Date Presented

Spring 5-15-2022

Document Type


Degree Name

Bachelor of Arts


Political Science

First Advisor

Dr. Timothy Meinke

Second Advisor

Dr. Dan Lang

Third Advisor

Dr. Laura Kicklighter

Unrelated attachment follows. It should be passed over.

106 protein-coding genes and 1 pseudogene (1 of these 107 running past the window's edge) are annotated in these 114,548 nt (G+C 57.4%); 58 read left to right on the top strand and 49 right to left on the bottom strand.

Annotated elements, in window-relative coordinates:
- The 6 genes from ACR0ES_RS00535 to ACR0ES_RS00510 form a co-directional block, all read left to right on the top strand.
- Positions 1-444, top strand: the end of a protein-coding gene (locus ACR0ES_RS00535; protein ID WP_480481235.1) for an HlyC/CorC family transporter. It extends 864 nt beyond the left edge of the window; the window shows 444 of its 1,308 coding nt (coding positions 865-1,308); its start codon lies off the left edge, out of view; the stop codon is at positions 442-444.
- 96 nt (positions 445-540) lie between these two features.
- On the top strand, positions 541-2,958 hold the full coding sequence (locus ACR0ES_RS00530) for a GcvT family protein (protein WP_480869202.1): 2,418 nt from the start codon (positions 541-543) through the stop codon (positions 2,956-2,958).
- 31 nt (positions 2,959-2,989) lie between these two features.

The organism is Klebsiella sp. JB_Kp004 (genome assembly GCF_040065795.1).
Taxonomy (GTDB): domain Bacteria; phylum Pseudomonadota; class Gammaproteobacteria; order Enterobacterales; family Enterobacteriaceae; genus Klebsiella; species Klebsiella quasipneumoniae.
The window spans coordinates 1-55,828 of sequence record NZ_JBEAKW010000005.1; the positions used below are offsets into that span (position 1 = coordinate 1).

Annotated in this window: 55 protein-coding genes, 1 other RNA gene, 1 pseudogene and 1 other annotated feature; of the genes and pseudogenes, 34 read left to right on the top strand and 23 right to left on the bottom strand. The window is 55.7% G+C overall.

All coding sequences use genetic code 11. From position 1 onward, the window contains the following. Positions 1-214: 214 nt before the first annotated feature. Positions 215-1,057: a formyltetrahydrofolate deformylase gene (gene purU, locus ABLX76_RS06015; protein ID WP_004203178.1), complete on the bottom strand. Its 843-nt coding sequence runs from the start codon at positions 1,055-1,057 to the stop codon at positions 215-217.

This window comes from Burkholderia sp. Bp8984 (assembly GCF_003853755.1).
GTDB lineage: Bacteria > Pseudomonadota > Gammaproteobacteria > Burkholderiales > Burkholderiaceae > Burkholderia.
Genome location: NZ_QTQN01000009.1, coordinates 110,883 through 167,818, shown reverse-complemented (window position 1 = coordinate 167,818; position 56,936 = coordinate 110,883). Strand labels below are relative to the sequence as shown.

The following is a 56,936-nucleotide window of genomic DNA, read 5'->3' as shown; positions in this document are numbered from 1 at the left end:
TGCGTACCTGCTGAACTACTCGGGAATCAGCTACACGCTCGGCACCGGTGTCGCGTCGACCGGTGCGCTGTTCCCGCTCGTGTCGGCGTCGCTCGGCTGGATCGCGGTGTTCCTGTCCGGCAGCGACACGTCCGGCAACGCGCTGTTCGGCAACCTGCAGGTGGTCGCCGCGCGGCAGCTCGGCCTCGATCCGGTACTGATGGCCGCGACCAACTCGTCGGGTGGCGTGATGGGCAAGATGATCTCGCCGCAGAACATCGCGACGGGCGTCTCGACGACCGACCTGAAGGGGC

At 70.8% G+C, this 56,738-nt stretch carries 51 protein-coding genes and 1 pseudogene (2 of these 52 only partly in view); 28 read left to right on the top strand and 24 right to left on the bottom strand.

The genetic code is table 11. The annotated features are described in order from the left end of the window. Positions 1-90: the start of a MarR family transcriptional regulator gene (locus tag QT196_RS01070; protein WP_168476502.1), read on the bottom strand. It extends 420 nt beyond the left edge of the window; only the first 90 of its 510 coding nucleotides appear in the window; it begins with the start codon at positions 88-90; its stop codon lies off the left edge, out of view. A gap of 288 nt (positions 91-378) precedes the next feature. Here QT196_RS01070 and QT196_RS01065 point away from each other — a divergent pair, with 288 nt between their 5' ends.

Perhaps the most important question in American politics asks what motivates a voter on Election Day? Voter’s decisions affect the direction of our country over the next four years. A long running debate in political science deals with the rationality of voters, concerning itself with the main indicators of vote choice, which include party versus policy. The paper advances these debates to the 21st century, addressing the results from the 2008, 2012, 2016, and 2020 general elections using data sets from the ANES Data Center. The data sets were analyzed using a logistic regression to operationalize each explanation. The results of this regression analysis point to three major factors that impact voter choice, party identification, economic issues, and qualities of a candidate. The data made clear that party identification provided the most powerful explanation around voter choice, with a notable increase in partisan voting from 2008 to the 2020 election. The research also pointed to the fact economic issues were incredibly important to voters, arguing voters who have a negative outlook on the economy typically vote for the out party. The conclusion points to the nuance of vote choice, proving that each factor of voter choice relates to one another.